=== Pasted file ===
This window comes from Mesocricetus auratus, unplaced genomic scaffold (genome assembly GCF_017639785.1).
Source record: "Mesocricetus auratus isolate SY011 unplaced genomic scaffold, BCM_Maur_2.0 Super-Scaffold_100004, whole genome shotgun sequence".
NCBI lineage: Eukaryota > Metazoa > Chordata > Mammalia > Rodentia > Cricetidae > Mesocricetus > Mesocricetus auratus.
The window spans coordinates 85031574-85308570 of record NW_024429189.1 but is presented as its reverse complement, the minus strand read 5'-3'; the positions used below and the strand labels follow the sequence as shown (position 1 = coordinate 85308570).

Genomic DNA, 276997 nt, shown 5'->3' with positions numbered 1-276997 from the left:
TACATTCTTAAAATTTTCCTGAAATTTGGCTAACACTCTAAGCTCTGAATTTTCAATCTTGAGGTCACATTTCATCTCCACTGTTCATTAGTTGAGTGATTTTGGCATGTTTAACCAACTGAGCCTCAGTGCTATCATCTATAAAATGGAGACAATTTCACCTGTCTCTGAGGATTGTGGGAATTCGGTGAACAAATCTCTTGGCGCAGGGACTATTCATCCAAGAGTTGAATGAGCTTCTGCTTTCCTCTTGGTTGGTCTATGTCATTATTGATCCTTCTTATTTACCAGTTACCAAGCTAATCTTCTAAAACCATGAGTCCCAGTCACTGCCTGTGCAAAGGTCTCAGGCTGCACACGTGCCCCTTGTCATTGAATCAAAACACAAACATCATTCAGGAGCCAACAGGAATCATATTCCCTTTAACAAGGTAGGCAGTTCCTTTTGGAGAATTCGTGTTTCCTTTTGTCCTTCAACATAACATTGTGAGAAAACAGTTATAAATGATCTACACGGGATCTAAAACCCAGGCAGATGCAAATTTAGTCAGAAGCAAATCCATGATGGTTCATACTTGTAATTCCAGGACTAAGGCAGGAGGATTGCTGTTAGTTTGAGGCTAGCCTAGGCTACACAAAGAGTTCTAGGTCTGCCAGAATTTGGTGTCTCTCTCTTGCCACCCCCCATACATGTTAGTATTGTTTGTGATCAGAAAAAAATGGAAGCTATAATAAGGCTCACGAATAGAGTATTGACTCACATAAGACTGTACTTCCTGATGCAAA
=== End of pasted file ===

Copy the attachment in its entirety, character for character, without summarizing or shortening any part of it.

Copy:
This window comes from Mesocricetus auratus, unplaced genomic scaffold (genome assembly GCF_017639785.1).
Source record: "Mesocricetus auratus isolate SY011 unplaced genomic scaffold, BCM_Maur_2.0 Super-Scaffold_100004, whole genome shotgun sequence".
NCBI lineage: Eukaryota > Metazoa > Chordata > Mammalia > Rodentia > Cricetidae > Mesocricetus > Mesocricetus auratus.
The window spans coordinates 85031574-85308570 of record NW_024429189.1 but is presented as its reverse complement, the minus strand read 5'-3'; the positions used below and the strand labels follow the sequence as shown (position 1 = coordinate 85308570).

Genomic DNA, 276997 nt, shown 5'->3' with positions numbered 1-276997 from the left:
TACATTCTTAAAATTTTCCTGAAATTTGGCTAACACTCTAAGCTCTGAATTTTCAATCTTGAGGTCACATTTCATCTCCACTGTTCATTAGTTGAGTGATTTTGGCATGTTTAACCAACTGAGCCTCAGTGCTATCATCTATAAAATGGAGACAATTTCACCTGTCTCTGAGGATTGTGGGAATTCGGTGAACAAATCTCTTGGCGCAGGGACTATTCATCCAAGAGTTGAATGAGCTTCTGCTTTCCTCTTGGTTGGTCTATGTCATTATTGATCCTTCTTATTTACCAGTTACCAAGCTAATCTTCTAAAACCATGAGTCCCAGTCACTGCCTGTGCAAAGGTCTCAGGCTGCACACGTGCCCCTTGTCATTGAATCAAAACACAAACATCATTCAGGAGCCAACAGGAATCATATTCCCTTTAACAAGGTAGGCAGTTCCTTTTGGAGAATTCGTGTTTCCTTTTGTCCTTCAACATAACATTGTGAGAAAACAGTTATAAATGATCTACACGGGATCTAAAACCCAGGCAGATGCAAATTTAGTCAGAAGCAAATCCATGATGGTTCATACTTGTAATTCCAGGACTAAGGCAGGAGGATTGCTGTTAGTTTGAGGCTAGCCTAGGCTACACAAAGAGTTCTAGGTCTGCCAGAATTTGGTGTCTCTCTCTTGCCACCCCCCATACATGTTAGTATTGTTTGTGATCAGAAAAAAATGGAAGCTATAATAAGGCTCACGAATAGAGTATTGACTCACATAAGACTGTACTTCCTGATGCAAA